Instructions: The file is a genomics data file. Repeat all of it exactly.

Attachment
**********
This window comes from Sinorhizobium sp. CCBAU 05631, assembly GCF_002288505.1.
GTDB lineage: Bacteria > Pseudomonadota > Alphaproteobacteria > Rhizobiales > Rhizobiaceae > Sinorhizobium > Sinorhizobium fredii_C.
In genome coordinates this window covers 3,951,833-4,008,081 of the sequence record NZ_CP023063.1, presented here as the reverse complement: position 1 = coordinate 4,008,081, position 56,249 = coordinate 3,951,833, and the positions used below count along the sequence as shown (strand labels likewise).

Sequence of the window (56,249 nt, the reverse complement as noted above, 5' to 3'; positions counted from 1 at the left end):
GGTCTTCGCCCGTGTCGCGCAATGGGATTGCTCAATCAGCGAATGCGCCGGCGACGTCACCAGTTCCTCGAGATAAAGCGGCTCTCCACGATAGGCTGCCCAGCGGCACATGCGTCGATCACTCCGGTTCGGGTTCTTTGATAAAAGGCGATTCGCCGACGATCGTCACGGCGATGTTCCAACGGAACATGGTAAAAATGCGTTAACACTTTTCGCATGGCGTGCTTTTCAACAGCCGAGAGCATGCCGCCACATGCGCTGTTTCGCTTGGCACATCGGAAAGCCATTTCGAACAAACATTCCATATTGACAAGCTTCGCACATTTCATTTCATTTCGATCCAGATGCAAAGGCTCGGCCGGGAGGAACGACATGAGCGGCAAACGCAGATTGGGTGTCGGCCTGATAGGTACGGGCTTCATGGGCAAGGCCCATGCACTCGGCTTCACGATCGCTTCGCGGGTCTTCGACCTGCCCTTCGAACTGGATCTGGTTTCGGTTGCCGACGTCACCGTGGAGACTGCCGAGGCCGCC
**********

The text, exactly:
This window comes from Sinorhizobium sp. CCBAU 05631, assembly GCF_002288505.1.
GTDB lineage: Bacteria > Pseudomonadota > Alphaproteobacteria > Rhizobiales > Rhizobiaceae > Sinorhizobium > Sinorhizobium fredii_C.
In genome coordinates this window covers 3,951,833-4,008,081 of the sequence record NZ_CP023063.1, presented here as the reverse complement: position 1 = coordinate 4,008,081, position 56,249 = coordinate 3,951,833, and the positions used below count along the sequence as shown (strand labels likewise).

Sequence of the window (56,249 nt, the reverse complement as noted above, 5' to 3'; positions counted from 1 at the left end):
GGTCTTCGCCCGTGTCGCGCAATGGGATTGCTCAATCAGCGAATGCGCCGGCGACGTCACCAGTTCCTCGAGATAAAGCGGCTCTCCACGATAGGCTGCCCAGCGGCACATGCGTCGATCACTCCGGTTCGGGTTCTTTGATAAAAGGCGATTCGCCGACGATCGTCACGGCGATGTTCCAACGGAACATGGTAAAAATGCGTTAACACTTTTCGCATGGCGTGCTTTTCAACAGCCGAGAGCATGCCGCCACATGCGCTGTTTCGCTTGGCACATCGGAAAGCCATTTCGAACAAACATTCCATATTGACAAGCTTCGCACATTTCATTTCATTTCGATCCAGATGCAAAGGCTCGGCCGGGAGGAACGACATGAGCGGCAAACGCAGATTGGGTGTCGGCCTGATAGGTACGGGCTTCATGGGCAAGGCCCATGCACTCGGCTTCACGATCGCTTCGCGGGTCTTCGACCTGCCCTTCGAACTGGATCTGGTTTCGGTTGCCGACGTCACCGTGGAGACTGCCGAGGCCGCC